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  1. Heavily armed Soldiers have beaten up Jehovah’s Witnesses over banned church services. CHURCH members and leaders of a JehovahÂ’s Witnesses branch n LusakaÂ’s Kamwala area were this morning beaten up by a combined team of military personell after they attempted to gather for a church service. Last week, the Ministry of Health banned church gatherings and other gatherings in a bid to contain the Cholera situation in the country. While some churches have complied, a few others have opted to go ahead with their worship services. A branch of the JehovahÂ’s Witnesses in Kamwala this morning decided to ignore the government directive. A few minutes into the church service, a Land cruiser full of military personell and police officers landed at the church premises and ordered the church leaders to stop the service— according to an eye witnesses. “When the leaders tried to resist the order, the soldiers just started beating up the leaders. When the members tried to protest, they were also slapped. ThatÂ’s how everyone scampered in different directions,” said an eye witness. The church has now been closed. Source
  2. CONGREGATION MEETINGS POSTPONED! Due to the outbreak of cholera in some parts of Zambia, the government through the ministry of health has resricted the gathering of more than five people from different households, all schools closed and religious gatherings suspended until further notice in order to reduce risk of spreading of cholera in non infected households or areas. In line with this direction, our yesterday's midweek meetings were postponed until further notice. From Lusaka Munali West
  3. Zambia is a so-called Christian nation, and many believers accept an adulterated form of Christianity. Only 5 percent of this south African nation is unreached by the gospel, according to Operation World. This statistic reflects more than 150 years of missionary efforts in Zambia, but numbers don’t tell the whole story. Many among the 95 percent considered “Christian” engage in unbiblical practices, participating in either ethnic or cultic religious activities. Luke Buleya is pastor of Chikondi Baptist Church in Zambia’s capital city, Lusaka, and a former executive secretary of the Baptist Fellowship of Zambia. He attributes the inconsistency to false religious influences dotting the spiritual landscape—ancient cult traditions, Jehovah’s Witnesses, and prosperity theology. In his training of church leaders throughout southeastern Zambia, Buleya notes a shortage of biblically sound resources. Pastors have no trouble presenting Christianity, he says, but without theological understanding they often falter in the face of opposition regarding the exclusivity of the gospel. “Traditional African upbringing permits dabbling in anything spiritual,” he explains, “and it forbids forsaking ancestral rituals and worship.” Three Main Foes Although missionaries have targeted false religious activities since the colonial period, Zambians continue to participate openly in a number of events celebrating Nyau, a religious cult in southern Africa. International cultural preservation and tourism groups encourage Nyau ritual practices, which Christians embrace as part of their heritage. The Jehovah’s Witnesses are another religious organization popular in this region. The cult gains influence through broadly distributing its free magazine, The Watchtower. Iwell Phiri is a pastor of Golgotha Baptist Church in rural Sinda and oversees more than 50 church leaders in a 500-kilometer radius. “They spread their materials everywhere—in offices, on benches, from door to door,” he says. The third deception in Zambia’s spiritual minefield—the prosperity movement—lends credibility to the country’s ancestral traditions by borrowing from their cultic practices. Buleya says thousands watch televised programs to hear “prophesies” of blessings that are soon to come their way, or that they’re not prospering due to a curse. These self-proclaimed prophets are similar “to witchdoctors,” Buleya explains, lamenting the use of pagan elements in worship services conducted in the name of Christ. Defusing Deception Tourist-driven fascination with pagan worship, the proliferation of Jehovah’s Witness materials, and the upsurge in prosperity teaching demand a renewed focus in pastoral training. These destructive forces also highlight the need for strong theological support. Clair Ziolkowski, founder of Beautiful Feet Ministries in Canada, said Buleya functions as his “man on the ground” by coordinating distribution of Bibles and theological resources to Zambian pastors and church leaders. In January 2016, Ziolkowski delivered several pallets of materials to Zambia, including Packing Hope books for Christian leaders from TGC International Outreach (TGC IO). His visit included a stop at the International Bible College in Lusaka, where dean of students Bernard Mwepu assigns class readings from resources such as Thabiti Anyabwile’s Finding Faithful Elders and Deacons, David Helm’s Expository Preaching, and R. C. Sproul’s Everyone’s a Theologian. One student at the college, Oscar Kayombo, sensed something amiss in the prosperity teaching he’d grown up hearing. “There was no explanation of the Bible, just an emphasis that being a Christian was the way to get what you wanted.” Kayombo’s eyes were opened while reading Everyone’s a Theologian: “If this book had been available to pastors in my country years ago, we might have avoided many troubles over false teaching.” Zambia’s rural areas also benefit from access to sound theological resources. TGC IO resources are part of a new satellite training program for remote students with financial constraints or pastoral responsibilities that keep them from attending classes. The materials strengthen the ministries of village pastors, Mwepu said: “We train one leader in a village church, and he is able to shepherd that church and increase understanding in the whole congregation.” Buleya reports that Packing Hope materials are entering villages where people believe The Watchtower has the same authority as the Bible. “Now they have solid doctrinal material to diffuse deceptive influences,” he said. Redundant Rituals Both Buleya and Phiri have seen believers’ lives changed, by God’s grace. “Many are sticking to the Word,” Phiri said. “They don’t care what the false teachers are telling them.” Entire congregations are now reminded that, in Christ, the old man is gone and the new has come (2 Cor. 5:17). This helps Zambian believers understand that rituals to rid themselves of evil spirits are unnecessary, Buleya said, “and they abandon them.” source Zambia: Jehovah's Witnesses Deserve Pat On the Back Jehovah's Witnesses in Zambia. Known for our Bible educational work and for distributing the magazines, The Watchtower and Awake! Free tours available Zambia has one of the highest concentrations of JWs in the world. Their influence has impacted the political climate in that country to such an extent that the president attributes low voter turnout to the JWs. This statement comes from a man who got less than 1% (0.87) of the vote in the presidential election in January 2015, who is a televangelist Pastor when he is not playing politics, and who, on losing the presidential election "sold the part of [his political party] he is holding to president Edgar Lungu" in exchange for an appointment as ambassador to some country in South America. Jehovah's Witnesses are too well known in Zambia for anyone to pay attention to this ploy. "National Revolution Party leader Cosmo Mumba has appealed to the Register of Societies to force Jehovah Witnesses to start singing the national anthem and participate in national elections or be banned. Force Jehovah Witnesses to start voting or ban them from practising in Zambia Jehovah’s Witnesses are already numerous and very active in outreach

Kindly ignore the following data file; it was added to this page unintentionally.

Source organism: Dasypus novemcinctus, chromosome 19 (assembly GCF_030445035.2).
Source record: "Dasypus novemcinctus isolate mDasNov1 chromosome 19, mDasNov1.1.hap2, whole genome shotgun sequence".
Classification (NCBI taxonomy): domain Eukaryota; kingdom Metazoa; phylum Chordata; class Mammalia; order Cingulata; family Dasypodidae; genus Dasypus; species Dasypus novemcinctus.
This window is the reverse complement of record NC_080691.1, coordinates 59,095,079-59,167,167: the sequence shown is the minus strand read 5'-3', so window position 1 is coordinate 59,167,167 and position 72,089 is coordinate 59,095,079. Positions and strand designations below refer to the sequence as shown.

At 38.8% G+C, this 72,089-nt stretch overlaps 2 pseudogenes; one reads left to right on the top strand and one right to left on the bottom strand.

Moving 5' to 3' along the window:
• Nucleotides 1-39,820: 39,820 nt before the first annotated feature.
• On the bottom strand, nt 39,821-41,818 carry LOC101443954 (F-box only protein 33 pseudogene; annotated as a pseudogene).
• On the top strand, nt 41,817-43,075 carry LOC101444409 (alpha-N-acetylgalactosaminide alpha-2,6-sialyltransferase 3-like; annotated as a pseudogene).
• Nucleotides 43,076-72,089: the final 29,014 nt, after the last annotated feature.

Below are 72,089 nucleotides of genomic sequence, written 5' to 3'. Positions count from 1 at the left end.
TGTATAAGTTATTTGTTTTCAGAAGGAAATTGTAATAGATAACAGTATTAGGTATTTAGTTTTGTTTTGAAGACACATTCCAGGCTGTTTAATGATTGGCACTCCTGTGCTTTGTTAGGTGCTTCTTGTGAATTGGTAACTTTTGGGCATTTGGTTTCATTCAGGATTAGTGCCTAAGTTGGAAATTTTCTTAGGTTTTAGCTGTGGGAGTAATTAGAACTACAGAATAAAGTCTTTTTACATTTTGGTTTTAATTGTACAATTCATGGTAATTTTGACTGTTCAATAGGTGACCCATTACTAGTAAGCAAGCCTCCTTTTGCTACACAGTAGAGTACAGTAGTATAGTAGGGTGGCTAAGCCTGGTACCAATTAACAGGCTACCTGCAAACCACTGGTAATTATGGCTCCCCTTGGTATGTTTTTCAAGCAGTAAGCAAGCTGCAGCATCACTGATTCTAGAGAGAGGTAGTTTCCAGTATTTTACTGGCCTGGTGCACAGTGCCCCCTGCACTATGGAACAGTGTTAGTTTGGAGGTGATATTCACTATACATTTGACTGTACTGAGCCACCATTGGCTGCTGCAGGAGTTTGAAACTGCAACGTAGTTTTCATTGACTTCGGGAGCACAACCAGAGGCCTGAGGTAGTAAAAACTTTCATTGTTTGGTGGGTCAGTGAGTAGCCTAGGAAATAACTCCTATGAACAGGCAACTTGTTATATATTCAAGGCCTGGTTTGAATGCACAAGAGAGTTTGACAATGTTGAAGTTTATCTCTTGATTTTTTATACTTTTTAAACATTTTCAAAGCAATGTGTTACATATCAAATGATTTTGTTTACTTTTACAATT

4. SOME Jehovah’s Witnesses in Eastern Province have protested paying homage to dead ancestors in mandatory contributions towards the hosting of the Ngoni’s N’cwala traditional ceremony. In a petition to the Constitutional Court, Patrick Vumisa and 14 others of Magodi Vumisa village in Chipata have challenged the directive by N’cwala organising committee to order a mandatory contribution of K1 per person towards the financing of the traditional ceremony. The petitioner, on behalf of 14 members of the Khova Congregation of Jehovah’s Witnesses, complained that the ceremony involved traditional practices which were not in conformity with their faith. “The N’cwala traditional ceremony involved paying homage to dead ancestors for the bumper harvest for the year and the Paramount Chief is given the first fruits to taste. “The N’cwala traditional ceremony also involves slaughtering a black bull, cutting its throat and draining out blood which is collected and given to the chief to drink some of it. ‘‘The petitioners find the N’cwala traditional ceremony to be in conflict with their Bible-based beliefs on blood and ancestor worship which the Bible condemns,” he said. Mr Vumisa and his colleagues have declined to contribute the K1 fee demanded as it would mean they were indirectly supporting spiritualism and dead ancestor worship against their faith. They charged that their refusal to participate in the unbiblical practice has infuriated the people in the area, where the chief summoned them and ordered them to do manual labour at his farm as well as pay one goat each as punishment. “That some of the petitioners have already worked on the chief’s farm out of fear but have not paid a goat each. He charged that they were obedient subjects of the chiefdom and had supported all community projects which were not in conflict with their Bible-trained consciences. They charged that no Zambian law authorised chiefs to levy fees on subjects towards traditional ceremonies and that the directive to support the N’cwala was contrary to their freedom of conscience, contravened Article 19 of the Constitution and was illegal. ‘‘The chief’s pronouncement that all those who will not pay the fines in full will have their farmlands repossessed and their place of worship demolished and chased from the chiefdom is equally unlawful and unconstitutional as it infringes Article 16 of the Constitution and the UN international covenant on civil and political rights to which Zambia is a signatory,” they submitted. They have applied for an injunction to retrain the respondents from infringing on their constitutional rights until the determination of the matter before court. Source: http://zambiadailynation.com/2016/06/22/jehovahs-witnesses-challenge-ncwala-orders-in-court/